Benefits in outdoor play for supporting children with speech, language and communication needs

Benefits of outdoor play for supporting children with speech, language and communication needs

Jessica Drake, Associate SLT for Small Talk SALT

Jessica qualified as a Forest School Leader in 2018 and regularly run sessions outdoors to support the children she is working with.  Here are some answers to frequently asked questions;


  1. How can the outdoors support my child’s speech, language and communication needs?

This is a difficult question to answer briefly!  The list is endless.  Children are encouraged to engage with nature and connect with the natural world.  This sparks curiosity and adults are encouraged to follow the child’s lead, giving gentle guidance when appropriate.  When giving time to explore the environment, children can develop their imaginative play.  In the great outdoors, there is a wealth of vocabulary that a child is exposed to; language is everywhere!  Children develop their social skills, not only by playing games but also learning important teamwork skills.  A child’s self-esteem naturally develops by adults facilitating a “try again” approach; there is no such thing as failure.  Natural materials are used to spark the imagination. For example, making faces to support understanding of emotions, creating characters and telling stories to each other.  Sessions follow a familiar pattern with a clear beginning and end.  Tools may be used to create resources that can be used to support language skills.  Sitting around a fire creates a sense of community.  Children can be involved in cooking food which again involves vocabulary building, sequential language and social communication.  Last but not least, children learn to respect and trust the natural world and create lasting memories that they want to talk about, whatever form of communication they are using.


  1. What if it’s too cold?

Children will be okay as long as they have warm enough clothes and suitable footwear!  Games that involve movement help to keep them warm. Ideally sessions should be run throughout the year.  Ongoing sessions outdoors not only develops the child’s relationship with the natural world, but also build up a resilience to ever-changing weather, as well as become independent in preparing for what they need to wear. Planning and preparation also develops their organisation and self- help skills.


  1. Will my child be safe in a session outdoors, especially if I am not there?

Risk assessments should be in place and adult’s leading a session should always ensure these are looked at before each session.  This includes looking at the risks in the area that will be explored and weather conditions as well as the needs of each individual child.  Sessions outdoors should also not be run alone.  There should always be enough adults to support the session and ensure that a child is enabled to take risks carefully.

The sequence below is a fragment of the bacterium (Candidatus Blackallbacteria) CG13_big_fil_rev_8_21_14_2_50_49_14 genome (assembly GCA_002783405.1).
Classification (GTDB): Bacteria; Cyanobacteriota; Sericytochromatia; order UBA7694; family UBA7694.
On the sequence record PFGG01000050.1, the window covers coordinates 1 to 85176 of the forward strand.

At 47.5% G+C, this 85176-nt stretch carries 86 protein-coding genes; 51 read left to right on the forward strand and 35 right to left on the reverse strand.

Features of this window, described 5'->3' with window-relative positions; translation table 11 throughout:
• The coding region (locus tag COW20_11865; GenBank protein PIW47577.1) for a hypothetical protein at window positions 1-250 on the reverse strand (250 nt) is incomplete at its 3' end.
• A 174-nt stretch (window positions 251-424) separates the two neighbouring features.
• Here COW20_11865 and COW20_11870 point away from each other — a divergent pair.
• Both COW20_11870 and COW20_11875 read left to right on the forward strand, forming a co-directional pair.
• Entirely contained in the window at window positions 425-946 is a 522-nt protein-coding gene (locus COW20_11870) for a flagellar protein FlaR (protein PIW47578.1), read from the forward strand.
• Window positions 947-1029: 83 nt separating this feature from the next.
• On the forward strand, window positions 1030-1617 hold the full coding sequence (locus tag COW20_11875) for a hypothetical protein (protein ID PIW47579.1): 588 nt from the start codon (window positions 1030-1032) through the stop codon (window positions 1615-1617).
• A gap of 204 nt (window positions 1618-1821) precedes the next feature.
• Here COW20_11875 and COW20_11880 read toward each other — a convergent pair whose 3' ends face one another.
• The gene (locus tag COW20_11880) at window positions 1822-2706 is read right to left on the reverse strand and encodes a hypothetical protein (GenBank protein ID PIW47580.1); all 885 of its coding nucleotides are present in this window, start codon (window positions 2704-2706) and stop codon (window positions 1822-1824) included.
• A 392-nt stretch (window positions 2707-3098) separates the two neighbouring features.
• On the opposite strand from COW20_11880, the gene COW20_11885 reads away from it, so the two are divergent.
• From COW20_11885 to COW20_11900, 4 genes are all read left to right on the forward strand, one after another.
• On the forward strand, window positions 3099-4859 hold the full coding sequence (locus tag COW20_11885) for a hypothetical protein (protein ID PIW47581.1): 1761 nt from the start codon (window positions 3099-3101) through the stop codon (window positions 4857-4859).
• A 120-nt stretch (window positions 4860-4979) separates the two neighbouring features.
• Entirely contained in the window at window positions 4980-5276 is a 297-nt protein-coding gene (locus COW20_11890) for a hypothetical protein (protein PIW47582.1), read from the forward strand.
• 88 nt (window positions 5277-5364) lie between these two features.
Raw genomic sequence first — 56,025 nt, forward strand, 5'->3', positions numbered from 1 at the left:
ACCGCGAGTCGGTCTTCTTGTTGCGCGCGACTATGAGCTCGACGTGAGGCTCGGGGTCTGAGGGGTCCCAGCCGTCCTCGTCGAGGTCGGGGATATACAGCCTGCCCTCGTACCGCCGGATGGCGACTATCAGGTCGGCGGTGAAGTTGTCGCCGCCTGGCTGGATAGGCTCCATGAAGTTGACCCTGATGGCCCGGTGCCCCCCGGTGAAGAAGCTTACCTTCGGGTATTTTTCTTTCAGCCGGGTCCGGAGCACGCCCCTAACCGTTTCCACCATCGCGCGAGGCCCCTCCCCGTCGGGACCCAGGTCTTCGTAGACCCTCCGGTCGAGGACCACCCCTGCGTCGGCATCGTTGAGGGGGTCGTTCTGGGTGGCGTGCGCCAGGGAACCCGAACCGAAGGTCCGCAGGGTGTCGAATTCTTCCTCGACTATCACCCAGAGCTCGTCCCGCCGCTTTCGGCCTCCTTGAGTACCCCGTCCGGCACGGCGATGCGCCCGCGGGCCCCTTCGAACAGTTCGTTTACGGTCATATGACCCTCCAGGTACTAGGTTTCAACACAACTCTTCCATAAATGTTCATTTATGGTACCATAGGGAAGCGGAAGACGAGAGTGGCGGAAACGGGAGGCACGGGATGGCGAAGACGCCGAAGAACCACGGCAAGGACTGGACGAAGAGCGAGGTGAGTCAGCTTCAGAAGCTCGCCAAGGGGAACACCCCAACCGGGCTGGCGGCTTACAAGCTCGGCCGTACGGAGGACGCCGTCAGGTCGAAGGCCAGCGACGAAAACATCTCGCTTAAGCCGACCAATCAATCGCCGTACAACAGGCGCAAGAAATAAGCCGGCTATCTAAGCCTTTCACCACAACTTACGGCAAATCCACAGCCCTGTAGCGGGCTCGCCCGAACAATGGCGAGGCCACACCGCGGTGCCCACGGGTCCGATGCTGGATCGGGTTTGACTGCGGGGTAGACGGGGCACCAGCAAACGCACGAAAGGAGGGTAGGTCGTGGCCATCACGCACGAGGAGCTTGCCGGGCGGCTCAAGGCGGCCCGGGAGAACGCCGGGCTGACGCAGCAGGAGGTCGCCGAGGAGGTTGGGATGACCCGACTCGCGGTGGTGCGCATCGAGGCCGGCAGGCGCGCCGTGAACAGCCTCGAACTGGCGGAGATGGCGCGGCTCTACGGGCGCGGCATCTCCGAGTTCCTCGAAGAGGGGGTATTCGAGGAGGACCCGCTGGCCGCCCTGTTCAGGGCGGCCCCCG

1. What activities can I do at home?

Build a stick tower.  Find sticks and take turns to build a tower, or see who can build the biggest tower

Build a den, everyone’s favourite.  Build a den and have a hot chocolate!

Build a mini den.  Make a den for small creatures to live in

Mud/Clay activities.  Make faces in mud using natural materials.  Make clay faces on trees and/or make characters out of clay and natural materials.  Tell stories about them, create different emotions.

Blindfold games.  The child wears a blindfold and the parent/carer lead him/her around the woods.  The child then must try think where he went. Take turns to play this.

Kiss a tree!

Make faces and create different emotions out of natural materials

Make a log dog. Look for a log and tie a piece of rope on it.  Take it for a walk and find some food!

Nature stick – collect interesting materials on your journey and tie them on a stick.  Tell each other about your journey

Make patterns out of leaves

Go on nature hunt – give clues for your child to find interesting things around the garden

Make your own mini allotment – children love to see seeds grow, then eat the produce of course!

Lay on the ground and look up to the sky.  Take time to listen to the sounds you can hear.


There are many books that can help with ideas.  Two of our favourites include “The Stick Book:  Many things you can make or do with a stick” (Fiona Danks and Jo Schofield) and “I love my world” (Chris Holland)


Get wrapped up and play!

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